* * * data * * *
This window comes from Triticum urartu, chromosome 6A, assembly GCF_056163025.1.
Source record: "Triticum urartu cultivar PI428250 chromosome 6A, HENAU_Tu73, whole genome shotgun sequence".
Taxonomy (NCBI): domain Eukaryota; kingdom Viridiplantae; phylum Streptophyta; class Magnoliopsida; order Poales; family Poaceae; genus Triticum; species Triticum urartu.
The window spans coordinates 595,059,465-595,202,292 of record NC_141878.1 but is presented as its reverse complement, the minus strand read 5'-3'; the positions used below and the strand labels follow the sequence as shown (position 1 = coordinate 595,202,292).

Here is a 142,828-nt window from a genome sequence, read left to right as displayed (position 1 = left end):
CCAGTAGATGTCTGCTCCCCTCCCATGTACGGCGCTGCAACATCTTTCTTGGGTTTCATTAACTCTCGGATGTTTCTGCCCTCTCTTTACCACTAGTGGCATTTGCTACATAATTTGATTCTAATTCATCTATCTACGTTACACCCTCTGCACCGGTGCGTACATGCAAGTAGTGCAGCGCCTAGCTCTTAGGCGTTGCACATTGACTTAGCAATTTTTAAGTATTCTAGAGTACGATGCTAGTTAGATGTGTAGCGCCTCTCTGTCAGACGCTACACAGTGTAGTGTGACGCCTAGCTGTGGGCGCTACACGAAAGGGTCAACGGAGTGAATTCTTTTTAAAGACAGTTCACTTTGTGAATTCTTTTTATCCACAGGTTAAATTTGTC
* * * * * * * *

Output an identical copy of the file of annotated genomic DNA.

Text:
This window comes from Triticum urartu, chromosome 6A, assembly GCF_056163025.1.
Source record: "Triticum urartu cultivar PI428250 chromosome 6A, HENAU_Tu73, whole genome shotgun sequence".
Taxonomy (NCBI): domain Eukaryota; kingdom Viridiplantae; phylum Streptophyta; class Magnoliopsida; order Poales; family Poaceae; genus Triticum; species Triticum urartu.
The window spans coordinates 595,059,465-595,202,292 of record NC_141878.1 but is presented as its reverse complement, the minus strand read 5'-3'; the positions used below and the strand labels follow the sequence as shown (position 1 = coordinate 595,202,292).

Here is a 142,828-nt window from a genome sequence, read left to right as displayed (position 1 = left end):
CCAGTAGATGTCTGCTCCCCTCCCATGTACGGCGCTGCAACATCTTTCTTGGGTTTCATTAACTCTCGGATGTTTCTGCCCTCTCTTTACCACTAGTGGCATTTGCTACATAATTTGATTCTAATTCATCTATCTACGTTACACCCTCTGCACCGGTGCGTACATGCAAGTAGTGCAGCGCCTAGCTCTTAGGCGTTGCACATTGACTTAGCAATTTTTAAGTATTCTAGAGTACGATGCTAGTTAGATGTGTAGCGCCTCTCTGTCAGACGCTACACAGTGTAGTGTGACGCCTAGCTGTGGGCGCTACACGAAAGGGTCAACGGAGTGAATTCTTTTTAAAGACAGTTCACTTTGTGAATTCTTTTTATCCACAGGTTAAATTTGTC